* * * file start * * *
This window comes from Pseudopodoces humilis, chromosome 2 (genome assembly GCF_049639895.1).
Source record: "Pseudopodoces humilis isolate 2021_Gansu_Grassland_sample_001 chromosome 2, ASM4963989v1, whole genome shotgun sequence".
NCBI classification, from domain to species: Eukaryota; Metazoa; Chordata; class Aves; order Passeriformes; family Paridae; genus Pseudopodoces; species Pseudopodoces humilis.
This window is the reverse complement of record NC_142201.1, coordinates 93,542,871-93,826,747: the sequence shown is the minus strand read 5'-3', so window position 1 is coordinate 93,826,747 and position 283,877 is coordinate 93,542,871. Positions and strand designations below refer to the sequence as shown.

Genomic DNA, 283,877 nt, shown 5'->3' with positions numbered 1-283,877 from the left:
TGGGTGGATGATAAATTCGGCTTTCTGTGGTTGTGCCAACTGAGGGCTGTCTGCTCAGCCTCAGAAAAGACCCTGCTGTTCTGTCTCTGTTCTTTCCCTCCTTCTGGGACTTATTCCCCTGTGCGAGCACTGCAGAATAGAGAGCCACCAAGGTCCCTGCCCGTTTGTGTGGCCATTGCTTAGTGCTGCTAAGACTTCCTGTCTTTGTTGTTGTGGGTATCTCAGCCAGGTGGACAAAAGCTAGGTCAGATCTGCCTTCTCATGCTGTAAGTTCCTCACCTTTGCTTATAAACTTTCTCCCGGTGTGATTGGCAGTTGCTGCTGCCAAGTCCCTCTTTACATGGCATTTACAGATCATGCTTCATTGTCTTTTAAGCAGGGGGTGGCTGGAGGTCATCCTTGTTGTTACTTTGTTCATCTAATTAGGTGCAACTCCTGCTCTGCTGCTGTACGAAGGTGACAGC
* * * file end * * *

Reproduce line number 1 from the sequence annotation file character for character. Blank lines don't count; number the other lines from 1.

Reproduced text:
This window comes from Pseudopodoces humilis, chromosome 2 (genome assembly GCF_049639895.1).